Examining interests and goals as predictors of gender differences in engineers' pursuit of managerial roles

M. Teresa Cardador, Patrick L. Hill, Grisel Lopez‐Alvarez

Research output: Contribution to journalArticlepeer-review



Given the gendering of engineering roles and competencies, the evidence that the skills required for engineering management are widely referred to as social, and the fact that men engineers are stereotyped as more technical, and women as more social, it might be theorized that (a) those that occupy managerial (vs. technical) roles in engineering are more socially oriented, and (b) that this will especially be the case for women. However, no research has empirically tested the relationship between having socially oriented characteristics and being in managerial roles within the engineering profession, nor have gender differences been examined.


We test whether social interests and communal goal strivings are linked to engineers' positioning in managerial roles and explore gender as a moderator of these relationships. Additionally, because enterprising interests and agentic goal strivings have been linked to managerial roles in other occupations, we test these as additional predictors of engineers' positioning in managerial roles.


In a field survey of 274 industry engineers from multiple organizations and subfields, we tested the relationships described using hierarchical linear regression analysis.


Enterprising interests and agentic goals, but not social interests and communal goals, were associated with being in managerial roles, and there were no gender differences in these relationships.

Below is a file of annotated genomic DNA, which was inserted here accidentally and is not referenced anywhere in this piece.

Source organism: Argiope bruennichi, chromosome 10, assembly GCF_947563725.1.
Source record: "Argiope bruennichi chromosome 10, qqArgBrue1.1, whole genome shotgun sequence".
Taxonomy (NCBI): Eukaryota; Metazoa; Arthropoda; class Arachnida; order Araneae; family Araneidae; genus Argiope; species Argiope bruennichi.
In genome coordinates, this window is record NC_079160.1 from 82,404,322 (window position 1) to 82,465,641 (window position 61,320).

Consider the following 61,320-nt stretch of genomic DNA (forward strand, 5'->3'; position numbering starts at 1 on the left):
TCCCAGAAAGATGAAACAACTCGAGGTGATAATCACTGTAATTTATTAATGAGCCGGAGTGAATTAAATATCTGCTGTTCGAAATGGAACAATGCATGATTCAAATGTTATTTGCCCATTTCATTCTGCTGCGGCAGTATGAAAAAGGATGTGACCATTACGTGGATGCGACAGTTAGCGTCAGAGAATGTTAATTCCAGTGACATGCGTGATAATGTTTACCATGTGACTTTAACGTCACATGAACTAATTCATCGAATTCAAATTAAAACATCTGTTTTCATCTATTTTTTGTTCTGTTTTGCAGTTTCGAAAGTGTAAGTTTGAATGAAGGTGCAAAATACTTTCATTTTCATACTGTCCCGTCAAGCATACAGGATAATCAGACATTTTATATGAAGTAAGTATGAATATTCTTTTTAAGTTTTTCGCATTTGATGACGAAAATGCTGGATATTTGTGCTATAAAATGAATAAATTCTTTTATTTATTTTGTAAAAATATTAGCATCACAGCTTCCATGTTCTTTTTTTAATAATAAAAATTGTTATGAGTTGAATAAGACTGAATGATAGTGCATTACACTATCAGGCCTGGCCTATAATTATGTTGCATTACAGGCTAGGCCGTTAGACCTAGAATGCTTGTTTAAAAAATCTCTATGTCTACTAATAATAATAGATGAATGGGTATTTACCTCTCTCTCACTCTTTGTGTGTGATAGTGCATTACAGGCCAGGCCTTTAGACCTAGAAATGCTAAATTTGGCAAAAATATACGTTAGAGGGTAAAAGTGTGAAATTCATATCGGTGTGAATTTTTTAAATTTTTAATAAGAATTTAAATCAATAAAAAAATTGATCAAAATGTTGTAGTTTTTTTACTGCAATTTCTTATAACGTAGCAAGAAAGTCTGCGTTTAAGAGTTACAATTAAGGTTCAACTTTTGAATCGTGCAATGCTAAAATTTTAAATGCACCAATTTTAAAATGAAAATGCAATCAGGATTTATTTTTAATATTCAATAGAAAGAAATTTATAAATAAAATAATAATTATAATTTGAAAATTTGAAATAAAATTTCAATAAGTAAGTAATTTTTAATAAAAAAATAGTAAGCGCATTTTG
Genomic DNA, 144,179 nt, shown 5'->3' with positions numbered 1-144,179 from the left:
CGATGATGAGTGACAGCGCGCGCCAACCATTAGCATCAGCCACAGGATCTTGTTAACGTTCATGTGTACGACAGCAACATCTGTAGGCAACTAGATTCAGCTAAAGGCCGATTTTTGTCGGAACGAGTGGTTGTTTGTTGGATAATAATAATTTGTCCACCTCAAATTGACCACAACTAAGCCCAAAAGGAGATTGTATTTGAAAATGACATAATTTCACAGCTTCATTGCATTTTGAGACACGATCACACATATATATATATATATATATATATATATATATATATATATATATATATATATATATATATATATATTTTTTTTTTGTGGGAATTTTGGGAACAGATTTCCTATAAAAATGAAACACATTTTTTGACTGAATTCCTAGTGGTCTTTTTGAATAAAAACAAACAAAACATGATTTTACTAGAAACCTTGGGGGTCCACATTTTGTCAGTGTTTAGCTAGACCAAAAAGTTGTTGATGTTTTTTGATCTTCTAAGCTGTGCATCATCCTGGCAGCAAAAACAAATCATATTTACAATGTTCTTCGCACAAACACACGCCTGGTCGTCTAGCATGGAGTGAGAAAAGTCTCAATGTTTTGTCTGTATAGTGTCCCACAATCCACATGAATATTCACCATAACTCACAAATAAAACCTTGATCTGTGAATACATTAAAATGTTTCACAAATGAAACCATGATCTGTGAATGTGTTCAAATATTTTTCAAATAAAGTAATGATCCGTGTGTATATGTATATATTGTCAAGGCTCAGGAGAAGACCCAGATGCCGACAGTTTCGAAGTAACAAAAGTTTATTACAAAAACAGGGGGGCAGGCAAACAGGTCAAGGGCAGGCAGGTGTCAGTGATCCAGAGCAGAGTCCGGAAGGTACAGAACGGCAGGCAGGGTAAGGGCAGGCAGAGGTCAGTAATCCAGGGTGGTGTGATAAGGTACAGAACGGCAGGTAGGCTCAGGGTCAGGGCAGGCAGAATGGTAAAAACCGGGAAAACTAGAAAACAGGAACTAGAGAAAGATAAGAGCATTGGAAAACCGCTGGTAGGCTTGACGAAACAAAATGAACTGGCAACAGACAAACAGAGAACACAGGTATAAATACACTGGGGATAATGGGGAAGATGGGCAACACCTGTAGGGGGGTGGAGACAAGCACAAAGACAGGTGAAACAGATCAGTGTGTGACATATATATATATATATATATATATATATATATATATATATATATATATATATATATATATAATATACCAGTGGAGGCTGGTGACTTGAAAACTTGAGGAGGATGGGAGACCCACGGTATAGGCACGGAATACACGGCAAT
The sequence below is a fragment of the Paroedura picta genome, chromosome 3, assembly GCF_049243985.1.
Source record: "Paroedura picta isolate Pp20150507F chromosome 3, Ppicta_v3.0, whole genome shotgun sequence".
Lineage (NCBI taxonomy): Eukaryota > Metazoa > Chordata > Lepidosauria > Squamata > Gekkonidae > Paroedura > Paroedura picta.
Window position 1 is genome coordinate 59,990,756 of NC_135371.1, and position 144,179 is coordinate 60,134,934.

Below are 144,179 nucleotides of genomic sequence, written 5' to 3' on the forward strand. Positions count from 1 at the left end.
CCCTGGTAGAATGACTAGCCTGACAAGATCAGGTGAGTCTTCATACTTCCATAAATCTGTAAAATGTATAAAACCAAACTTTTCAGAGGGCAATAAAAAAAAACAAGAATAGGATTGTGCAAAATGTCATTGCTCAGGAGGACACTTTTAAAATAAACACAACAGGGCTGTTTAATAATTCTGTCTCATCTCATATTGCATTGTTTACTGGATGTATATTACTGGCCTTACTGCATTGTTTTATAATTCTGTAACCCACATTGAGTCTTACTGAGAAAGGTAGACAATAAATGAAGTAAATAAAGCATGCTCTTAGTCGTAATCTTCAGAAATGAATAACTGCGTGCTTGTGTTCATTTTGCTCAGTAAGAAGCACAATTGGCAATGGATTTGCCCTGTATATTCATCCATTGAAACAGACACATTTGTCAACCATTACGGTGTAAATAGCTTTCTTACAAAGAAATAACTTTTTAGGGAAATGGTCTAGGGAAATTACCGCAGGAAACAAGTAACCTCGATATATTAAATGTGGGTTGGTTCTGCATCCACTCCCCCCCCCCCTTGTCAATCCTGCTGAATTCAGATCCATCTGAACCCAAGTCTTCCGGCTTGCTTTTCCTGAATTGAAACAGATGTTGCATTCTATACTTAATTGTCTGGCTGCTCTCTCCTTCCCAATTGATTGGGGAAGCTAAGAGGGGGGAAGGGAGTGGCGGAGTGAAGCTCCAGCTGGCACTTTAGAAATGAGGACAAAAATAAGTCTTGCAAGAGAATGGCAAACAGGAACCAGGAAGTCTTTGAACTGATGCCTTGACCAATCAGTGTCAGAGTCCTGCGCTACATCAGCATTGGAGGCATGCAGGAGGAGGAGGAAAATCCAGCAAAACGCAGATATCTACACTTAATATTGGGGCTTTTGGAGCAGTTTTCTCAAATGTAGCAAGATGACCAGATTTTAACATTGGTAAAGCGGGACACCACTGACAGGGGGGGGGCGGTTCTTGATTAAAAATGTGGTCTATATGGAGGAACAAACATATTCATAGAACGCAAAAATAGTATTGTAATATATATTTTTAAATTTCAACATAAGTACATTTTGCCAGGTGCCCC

Our findings challenge perceptions that managerial roles in engineering, and particularly women's positioning in these roles, are associated with socially oriented tendencies. Findings have implications for research on gender stereotyping and intraoccupational gender segregation in engineering and hold educational implications for curriculum, instruction, and advising.
Original languageEnglish (US)
Pages (from-to)852-867
Number of pages16
JournalJournal of Engineering Education
Issue number4
Early online dateAug 2 2022
StatePublished - Oct 2022


  • career paths
  • engineering profession
  • gender
  • goal striving
  • social/technical dualism
  • vocational interests

ASJC Scopus subject areas

  • Engineering(all)
  • Education


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